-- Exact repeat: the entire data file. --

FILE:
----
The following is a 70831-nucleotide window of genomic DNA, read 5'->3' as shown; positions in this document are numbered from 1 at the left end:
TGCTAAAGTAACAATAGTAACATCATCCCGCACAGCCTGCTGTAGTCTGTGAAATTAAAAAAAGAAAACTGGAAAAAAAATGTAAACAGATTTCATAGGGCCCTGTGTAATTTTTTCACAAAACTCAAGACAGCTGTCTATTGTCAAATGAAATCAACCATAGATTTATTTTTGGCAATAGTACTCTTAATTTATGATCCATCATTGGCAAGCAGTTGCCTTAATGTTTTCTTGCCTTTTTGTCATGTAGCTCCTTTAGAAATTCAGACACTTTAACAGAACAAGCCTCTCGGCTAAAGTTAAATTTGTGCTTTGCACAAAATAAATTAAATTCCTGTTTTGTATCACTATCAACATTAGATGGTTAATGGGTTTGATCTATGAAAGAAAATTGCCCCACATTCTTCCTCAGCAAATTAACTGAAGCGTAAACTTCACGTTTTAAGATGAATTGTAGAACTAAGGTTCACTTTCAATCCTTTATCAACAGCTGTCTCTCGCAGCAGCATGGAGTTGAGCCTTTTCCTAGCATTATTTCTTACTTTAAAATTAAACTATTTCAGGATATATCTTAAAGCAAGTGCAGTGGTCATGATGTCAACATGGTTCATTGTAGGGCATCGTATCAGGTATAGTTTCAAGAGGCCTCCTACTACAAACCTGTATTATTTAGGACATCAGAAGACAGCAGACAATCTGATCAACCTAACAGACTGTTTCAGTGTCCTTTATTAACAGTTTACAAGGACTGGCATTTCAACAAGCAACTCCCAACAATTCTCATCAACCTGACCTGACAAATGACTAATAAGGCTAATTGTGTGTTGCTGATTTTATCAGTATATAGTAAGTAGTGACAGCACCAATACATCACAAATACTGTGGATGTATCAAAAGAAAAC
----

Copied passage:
The following is a 70831-nucleotide window of genomic DNA, read 5'->3' as shown; positions in this document are numbered from 1 at the left end:
TGCTAAAGTAACAATAGTAACATCATCCCGCACAGCCTGCTGTAGTCTGTGAAATTAAAAAAAGAAAACTGGAAAAAAAATGTAAACAGATTTCATAGGGCCCTGTGTAATTTTTTCACAAAACTCAAGACAGCTGTCTATTGTCAAATGAAATCAACCATAGATTTATTTTTGGCAATAGTACTCTTAATTTATGATCCATCATTGGCAAGCAGTTGCCTTAATGTTTTCTTGCCTTTTTGTCATGTAGCTCCTTTAGAAATTCAGACACTTTAACAGAACAAGCCTCTCGGCTAAAGTTAAATTTGTGCTTTGCACAAAATAAATTAAATTCCTGTTTTGTATCACTATCAACATTAGATGGTTAATGGGTTTGATCTATGAAAGAAAATTGCCCCACATTCTTCCTCAGCAAATTAACTGAAGCGTAAACTTCACGTTTTAAGATGAATTGTAGAACTAAGGTTCACTTTCAATCCTTTATCAACAGCTGTCTCTCGCAGCAGCATGGAGTTGAGCCTTTTCCTAGCATTATTTCTTACTTTAAAATTAAACTATTTCAGGATATATCTTAAAGCAAGTGCAGTGGTCATGATGTCAACATGGTTCATTGTAGGGCATCGTATCAGGTATAGTTTCAAGAGGCCTCCTACTACAAACCTGTATTATTTAGGACATCAGAAGACAGCAGACAATCTGATCAACCTAACAGACTGTTTCAGTGTCCTTTATTAACAGTTTACAAGGACTGGCATTTCAACAAGCAACTCCCAACAATTCTCATCAACCTGACCTGACAAATGACTAATAAGGCTAATTGTGTGTTGCTGATTTTATCAGTATATAGTAAGTAGTGACAGCACCAATACATCACAAATACTGTGGATGTATCAAAAGAAAAC